Nurturing and mentoring others is second nature for Gomez-Carrion. Remembering what an important difference a mentor made in her life, she now volunteers to guide others, especially those from less advantaged backgrounds. Two Pine Manor students are among those who have interned with her; inspired and encouraged by her, both have moved on to careers and post-graduate education in medicine.
Raised in New York City, Gomez-Carrion earned an undergraduate degree from Princeton University and a medical degree from Columbia University. Her awards include Chief Resident Unsung Hero from Beth Israel Deaconess Medical Center. An author of many papers about women’s health issues, she has also written poetry, some of which she shared at Commencement.


In January PMC hosted Hunt’s book reading from Half Life of a Zealot, and at Commencement honored her as author, diplomat, educator, philanthropist, social reformer, and most especially as advocate for the role of women in shaping politics and securing peace.

Throughout her career Hunt has demonstrated the positive difference women can make in their communities, their nation and the world. As American Ambassador to Austria [1993-1997], she forged new paths in public diplomacy through her weekly newspaper column, radio addresses, and small group discussions. In addition, she extended her energies to the Balkan states, hosting negotiations and symposia to focus efforts on securing peace in post-Communist Europe.

In July 1997 Hunt organized the landmark conference, “Vital Voices; Women in Democracy,” that brought together over 300 women leaders and inspired her creation of “Women Waging Peace,” an initiative that advocates for the full participation of women in peace processes. Hunt’s book, This was Not Our War: Bosnian Women Reclaiming the Peace, which recounts her experiences in Europe, won the 2005 PEN/New England Award for nonfiction.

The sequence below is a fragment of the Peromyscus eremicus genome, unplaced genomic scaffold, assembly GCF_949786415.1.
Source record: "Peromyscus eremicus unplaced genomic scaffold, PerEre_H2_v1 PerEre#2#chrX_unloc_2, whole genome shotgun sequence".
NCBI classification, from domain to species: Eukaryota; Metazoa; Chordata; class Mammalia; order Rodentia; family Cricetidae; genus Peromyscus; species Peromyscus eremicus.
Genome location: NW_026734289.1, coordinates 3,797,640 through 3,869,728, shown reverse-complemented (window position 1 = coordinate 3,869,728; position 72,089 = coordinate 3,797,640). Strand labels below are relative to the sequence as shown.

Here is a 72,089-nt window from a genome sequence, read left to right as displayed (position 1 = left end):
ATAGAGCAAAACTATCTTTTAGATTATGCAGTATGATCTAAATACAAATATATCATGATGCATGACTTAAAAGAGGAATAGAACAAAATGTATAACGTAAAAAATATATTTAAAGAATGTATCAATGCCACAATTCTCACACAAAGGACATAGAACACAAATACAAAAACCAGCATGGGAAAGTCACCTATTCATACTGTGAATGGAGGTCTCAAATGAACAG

Currently Hunt is the founding director of the Women and Public Policy Program at Harvard University’s Kennedy School of Government and President of the Hunt Alternative Fund, a foundation committed to social change initiatives.


Victoria Rowell was honored for her work on behalf of foster children, bringing national attention to the needs of those who provide and are in foster care. She is the Founder and Chair of the Rowell Foster Children’s Positive Plan, which was begun in 1990 to support and enhance the physical, emotional and economic development of youth in foster care. She is also a successful actress who starred on The Young and The Restless and appeared in several films, and began yet another career as an author with the publication of her book, Women Who Raised Me.

Rowell’s remarkable and inspirational story began when she entered foster care at the age of six months. The love and enrichment of the first of her five foster mothers changed her life and became the foundation for her passion to reach out and help other children. As a little girl, Rowell received a pair of ballet slippers from her foster mother, who enrolled her in a classical ballet school. Within a year she won a Ford Foundation scholarship to the Cambridge School of Ballet, and, encouraged by her foster mother, moved to Boston to pursue this opportunity. In Boston Rowell became a member of four additional foster families and, after eight years of training, her exceptional talent earned her dance scholarships in New York City, where she danced professionally. Eventually modeling diverted Rowell from dance and led to a career in television and film.

Rowell’s work has earned well-deserved recognition. As an actress she received two Daytime Emmy nominations and ten NAACP Image Awards. As an advocate for children in foster care, she was honored by the Foster Parent Program of Los Angeles City College and received a letter of commendation from President Clinton.